The medical device industry has a wide range of products and applications that are a fit for medical molding and choosing the right material from the beginning will save significant time and resources.

Often times it’s easy to be confused on which “soft material” you should choose for your application when there are so many options, especially when comparing TPE to LSR. The first place to start in your medical application, is with the environmental conditions of the application as a beginning point to narrow down the choices.

Your Medical Application

TPE: A great choice for a variety of medical device applications and some implantable devices, cost effective process, recyclable during the molding process and a high range of “softness”.

LSR: With the high chemical and heat resistant properties as well as less diverse reactions to skin contact, this material is most ideal for implantable device applications.

TPE Basics

TPE stands for Thermoplastic Elastomer and in general is a flexible material that can be stretched repeatable to over twice their length with a range of softness on a durometer scale. Most common general applications for TPE would be to “over-mold” the TPE on top of a substrate for a “soft touch” type of feel. Typically, TPE’s are most commonly used on handles or areas that would be physically touched.

Traditionally, there were 6 primary TPE types categorized into two generic classes,

  • Block copolymers (styrenics, copolyesters, polyurethanes and polyamides),
  • Thermoplastic/elastomer blends & alloys (thermoplastic polyolefins and thermoplastic vulcanizates).

However, over the past few years there have been two additional emerged technologies;

  • Metallocene-catalyzed polyolefin plastomers& elastomers
  • Reactor-made thermoplastic polyolefin elastomers.

A huge benefit of a TPE over LSR is the recyclability of the TPE. This allows a “re-molding” opportunity with the TPE without a chemical change to the material, this differentiator as well as a less expensive molding process vs LSR will in turn typically have a lower production cost.

According to medicalplasticsnews.com “Medical device manufacturers increasingly turn to thermoplastic elastomers (TPEs) for applications that require flexibility or rubber-like elasticity. These compounds have replaced alternative materials like thermoset rubber and PVC in standard applications like tubing, bags, pouches, drip chambers, masks, cushions, syringe tips, ventilator bags, luers, stoppers, gaskets, seals, and dropper bulbs.

And as designers have come to appreciate the value of TPEs, more and more are using these elastomers for new applications”

TPE growth in medical devices involves their advantages over alternative materials. The most obvious advantages stem from the fact that TPEs are thermoplastics. They process more efficiently and economically than thermoset rubber, provide greater design freedom, exhibit a wider range of color options, and, unlike rubber, can be recycled.

At the same time, TPEs provide device manufacturers with a means of obtaining comparable or even superior properties while avoiding problems associated with certain alternative materials. 

LSR Basics

LSR stands for Liquid Silicone Rubber and is typically either injection molded or compression molded. LSR is a thermosetting polymer, which means that once it’s molded it cannot be recycled like the thermoplastic counterpart in TPE. The main raw material is sand or silicon dioxide and is then combined with methyl chloride which can then create different silicone types including liquid silicone rubber.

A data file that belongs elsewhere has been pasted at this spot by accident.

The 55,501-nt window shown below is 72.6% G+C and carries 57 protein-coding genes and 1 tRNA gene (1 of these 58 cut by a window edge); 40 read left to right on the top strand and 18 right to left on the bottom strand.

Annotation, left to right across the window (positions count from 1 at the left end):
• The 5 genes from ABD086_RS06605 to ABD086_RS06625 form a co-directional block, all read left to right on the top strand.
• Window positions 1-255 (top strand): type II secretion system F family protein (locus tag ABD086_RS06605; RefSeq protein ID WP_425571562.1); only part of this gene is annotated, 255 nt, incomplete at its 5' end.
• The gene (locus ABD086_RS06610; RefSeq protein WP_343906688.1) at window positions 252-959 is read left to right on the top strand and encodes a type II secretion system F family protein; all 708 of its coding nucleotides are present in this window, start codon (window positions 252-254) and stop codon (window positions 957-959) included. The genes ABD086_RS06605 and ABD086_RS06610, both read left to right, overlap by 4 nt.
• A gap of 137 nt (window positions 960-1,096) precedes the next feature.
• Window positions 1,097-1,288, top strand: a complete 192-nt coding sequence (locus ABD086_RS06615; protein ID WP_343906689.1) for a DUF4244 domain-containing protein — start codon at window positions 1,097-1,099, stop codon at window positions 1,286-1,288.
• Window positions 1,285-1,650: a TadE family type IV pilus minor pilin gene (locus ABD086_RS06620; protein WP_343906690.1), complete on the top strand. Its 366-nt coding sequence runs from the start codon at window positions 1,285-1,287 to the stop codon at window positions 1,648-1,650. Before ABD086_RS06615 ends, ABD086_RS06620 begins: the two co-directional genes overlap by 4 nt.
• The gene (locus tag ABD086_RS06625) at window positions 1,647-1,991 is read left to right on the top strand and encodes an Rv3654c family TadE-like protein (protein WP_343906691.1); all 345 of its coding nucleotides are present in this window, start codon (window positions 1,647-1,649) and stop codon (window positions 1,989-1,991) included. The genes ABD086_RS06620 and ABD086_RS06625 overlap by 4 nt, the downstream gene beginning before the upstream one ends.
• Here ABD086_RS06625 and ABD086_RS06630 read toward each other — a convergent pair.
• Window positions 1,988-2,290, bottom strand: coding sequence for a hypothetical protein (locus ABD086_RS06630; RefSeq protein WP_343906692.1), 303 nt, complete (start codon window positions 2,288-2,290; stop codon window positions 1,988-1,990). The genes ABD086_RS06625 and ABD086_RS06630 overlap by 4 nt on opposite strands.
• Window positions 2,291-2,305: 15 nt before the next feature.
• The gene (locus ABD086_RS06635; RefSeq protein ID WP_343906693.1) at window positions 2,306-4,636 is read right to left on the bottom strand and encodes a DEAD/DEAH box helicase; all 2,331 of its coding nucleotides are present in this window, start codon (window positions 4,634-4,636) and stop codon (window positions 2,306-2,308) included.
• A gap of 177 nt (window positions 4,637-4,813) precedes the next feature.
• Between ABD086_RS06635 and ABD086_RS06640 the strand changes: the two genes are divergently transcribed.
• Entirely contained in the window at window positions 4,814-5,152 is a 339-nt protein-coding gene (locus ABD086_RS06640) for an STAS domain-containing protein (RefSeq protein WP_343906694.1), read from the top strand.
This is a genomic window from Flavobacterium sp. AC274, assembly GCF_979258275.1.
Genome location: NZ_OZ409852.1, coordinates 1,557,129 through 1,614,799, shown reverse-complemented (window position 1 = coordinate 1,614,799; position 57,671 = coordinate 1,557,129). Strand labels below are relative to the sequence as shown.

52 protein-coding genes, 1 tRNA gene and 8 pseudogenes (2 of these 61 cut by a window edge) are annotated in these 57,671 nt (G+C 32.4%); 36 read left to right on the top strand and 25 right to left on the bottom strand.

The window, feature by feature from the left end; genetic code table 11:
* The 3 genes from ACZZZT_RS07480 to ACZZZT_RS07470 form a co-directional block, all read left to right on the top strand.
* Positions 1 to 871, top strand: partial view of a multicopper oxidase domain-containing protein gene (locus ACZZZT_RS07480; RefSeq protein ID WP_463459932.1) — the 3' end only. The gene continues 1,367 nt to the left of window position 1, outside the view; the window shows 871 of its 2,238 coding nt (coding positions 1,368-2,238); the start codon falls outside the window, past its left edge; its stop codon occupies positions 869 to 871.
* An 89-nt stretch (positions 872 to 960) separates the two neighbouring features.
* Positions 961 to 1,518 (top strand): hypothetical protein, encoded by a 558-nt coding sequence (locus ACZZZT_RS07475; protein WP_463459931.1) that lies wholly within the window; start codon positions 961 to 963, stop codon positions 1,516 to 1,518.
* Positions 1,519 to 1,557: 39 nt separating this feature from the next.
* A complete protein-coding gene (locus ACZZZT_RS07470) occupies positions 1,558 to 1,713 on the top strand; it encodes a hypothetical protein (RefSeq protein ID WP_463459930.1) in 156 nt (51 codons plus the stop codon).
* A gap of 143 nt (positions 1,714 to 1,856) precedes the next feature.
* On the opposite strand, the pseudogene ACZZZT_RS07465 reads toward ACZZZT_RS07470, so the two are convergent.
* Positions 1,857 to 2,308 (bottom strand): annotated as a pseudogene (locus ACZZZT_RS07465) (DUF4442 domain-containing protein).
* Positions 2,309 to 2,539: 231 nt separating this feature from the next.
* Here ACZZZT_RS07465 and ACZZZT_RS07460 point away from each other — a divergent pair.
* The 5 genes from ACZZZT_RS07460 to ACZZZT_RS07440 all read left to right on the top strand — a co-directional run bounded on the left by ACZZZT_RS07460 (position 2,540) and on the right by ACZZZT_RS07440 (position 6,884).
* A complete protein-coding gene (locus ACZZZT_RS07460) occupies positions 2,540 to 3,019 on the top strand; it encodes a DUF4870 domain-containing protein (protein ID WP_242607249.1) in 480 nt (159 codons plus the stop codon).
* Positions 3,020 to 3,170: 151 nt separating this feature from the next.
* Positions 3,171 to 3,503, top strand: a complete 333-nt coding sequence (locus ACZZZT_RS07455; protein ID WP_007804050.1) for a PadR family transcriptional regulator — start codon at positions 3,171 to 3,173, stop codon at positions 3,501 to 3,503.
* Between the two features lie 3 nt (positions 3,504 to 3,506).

Much different than TPE, LSR uses a two-component reactive chemical that is mixed together, heated up and then changes into a rubber form. Because of the LSR components being shipped in sealed containers and processed with a closed system, there are less issues with dust and moisture contaminants.

In medical molding, LSR usage has been increasing over the years for implantable devices mainly because during the molding process it cures completely. This means that the device will not leach chemicals and potentially cause adverse reactions in the patient. Since LSR has an extremely high heat and chemical resistance, it can handle rigorous sterilization processes which make it a good fit for many different applications in the medical industry.

Choosing Your Supplier

Due to the main differences of thermoplastic (TPE) vs a thermoset (LSR) choosing the right supplier for your application can be difficult depending on how many different implantable vs non-implantable products your company produces. Often times, the molding supplier will be focused on either thermoplastic or thermoset types of a material for a majority of their business with some companies having a few machines/processes in their non dominate material.

If your company mainly produces non implantable products, then it’s a good idea to focus on a TPE molding expert that has all of the certifications and clean room facilities to handle most of your product needs. This in turn leaves any implantable products ideal for an LSR application to be sourced to a company that focuses primarily in LSR molding.

Crescent’s Medical Capabilities

Crescent Industries has been providing TPE and thermoplastic solutions to the medical industry for over 50 years. Our application expertise has a wide range of uses in the medical, dental and pharma industries utilizing their ISO 13485 certification with Class 8 (100K) clean room operations and a Class 7 (10K) clean room for assembly and packaging services. Crescent continues to expand its technology and dedicated to providing the medical, dental and pharma industries with the highest quality products solving some of the most challenging applications.

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